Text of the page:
Q. Is a comma necessary after the year in the following sentence: The last 20 surveys were completed in December 2012 and focused specifically on panel members who selected contractors. – from Colorado Springs, Colo. on Sat, Sep 20, 2014

A. No comma after 2012.

Q. I submitted a question to Ask the Editor, and I received an email with this copy: Your question has been submitted to Ask the Editor. This issue may have come up previously in this AP online forum. For a faster response and to avoid repetitions, try a keyword search of the Q&A's using either the category list archive or the chronological archive. Thanks for your interest. Shouldn't it be "Q&As" and not "Q&A's"? Thank you. – from Chicago on Fri, Sep 19, 2014

A. Use 's for plurals of single letters. See the SINGLE LETTERS section of the Stylebook's "plurals" entry.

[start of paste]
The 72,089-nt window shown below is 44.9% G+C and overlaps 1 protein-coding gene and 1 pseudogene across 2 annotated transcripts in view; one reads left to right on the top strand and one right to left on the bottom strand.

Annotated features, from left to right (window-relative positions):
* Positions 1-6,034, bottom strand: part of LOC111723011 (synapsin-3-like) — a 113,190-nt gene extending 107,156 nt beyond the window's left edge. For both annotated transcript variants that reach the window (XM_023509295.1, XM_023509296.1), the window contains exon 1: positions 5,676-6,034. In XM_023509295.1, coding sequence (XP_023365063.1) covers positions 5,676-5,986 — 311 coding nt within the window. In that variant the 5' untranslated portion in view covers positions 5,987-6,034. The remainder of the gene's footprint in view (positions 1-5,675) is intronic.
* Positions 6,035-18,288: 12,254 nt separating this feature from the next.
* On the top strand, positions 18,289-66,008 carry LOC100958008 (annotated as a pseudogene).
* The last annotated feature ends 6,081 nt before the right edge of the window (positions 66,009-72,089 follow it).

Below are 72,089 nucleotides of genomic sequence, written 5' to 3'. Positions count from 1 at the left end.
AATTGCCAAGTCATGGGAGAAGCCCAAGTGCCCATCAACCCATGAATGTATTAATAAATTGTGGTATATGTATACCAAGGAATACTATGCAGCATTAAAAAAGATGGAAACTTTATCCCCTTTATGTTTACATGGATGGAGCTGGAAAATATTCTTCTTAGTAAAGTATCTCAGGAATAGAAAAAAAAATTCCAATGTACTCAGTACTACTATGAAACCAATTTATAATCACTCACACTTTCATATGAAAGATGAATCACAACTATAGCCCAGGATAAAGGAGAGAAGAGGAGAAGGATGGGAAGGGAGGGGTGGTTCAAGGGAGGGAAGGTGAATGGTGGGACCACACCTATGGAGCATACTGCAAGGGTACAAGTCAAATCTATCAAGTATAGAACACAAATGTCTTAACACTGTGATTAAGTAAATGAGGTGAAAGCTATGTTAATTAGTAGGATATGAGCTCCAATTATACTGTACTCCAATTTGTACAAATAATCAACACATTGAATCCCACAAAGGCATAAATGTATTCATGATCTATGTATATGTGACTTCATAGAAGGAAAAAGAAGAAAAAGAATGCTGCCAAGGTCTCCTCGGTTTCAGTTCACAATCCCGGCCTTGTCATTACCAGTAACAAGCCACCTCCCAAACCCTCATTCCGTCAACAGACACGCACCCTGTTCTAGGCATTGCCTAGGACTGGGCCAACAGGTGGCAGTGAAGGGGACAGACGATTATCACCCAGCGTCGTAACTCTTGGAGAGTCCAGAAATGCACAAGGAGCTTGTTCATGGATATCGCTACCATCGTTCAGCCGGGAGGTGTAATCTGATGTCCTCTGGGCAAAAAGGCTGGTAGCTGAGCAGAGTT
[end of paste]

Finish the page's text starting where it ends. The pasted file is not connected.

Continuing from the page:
Q. In the Headlines section, it says, "Quotes. Always use single quotation marks." I'd like to understand why the AP has taken this position. Can you please explain why deviate from standard single- and double-quotation mark rules just for headlines? Thank you. – from Chicago on Fri, Sep 19, 2014

A. Single quotes in headlines are a longtime standard in print journalism. Single quotes take less space, particularly in tight columns, so that may be the origin of the practice.

Q. Should we use "top flight" or "top-flight"? – from DEL MAR, Calif. on Fri, Sep 19, 2014

A. Hyphenate top-flight (adj.) as in the dictionary.

Q. Should Vacation Bible School be capitalized? – from Hudson, Ohio on Fri, Sep 19, 2014

A. In the generic term, only Bible is capitalized. But if a church or other religious institution conducts it, Vacation Bible School may well be capitalized as the formal name bestowed by the organizers.

Q. It's slang. A mash-up of words to make a phrase, but is there a standard spelling for: fugetaboutit? – from West Palm Beach, Fla. on Fri, Sep 19, 2014

A. The standard spelling is forget about it.

Q. Hi AP, the AIDS entry says: It is caused by human immunodeficiency virus, or HIV. Does this mean that editors can choose either/or in stories, or that HIV should be spelled out on first reference? Many thanks. – from Chicago on Fri, Sep 19, 2014

A. HIV is acceptable on first reference.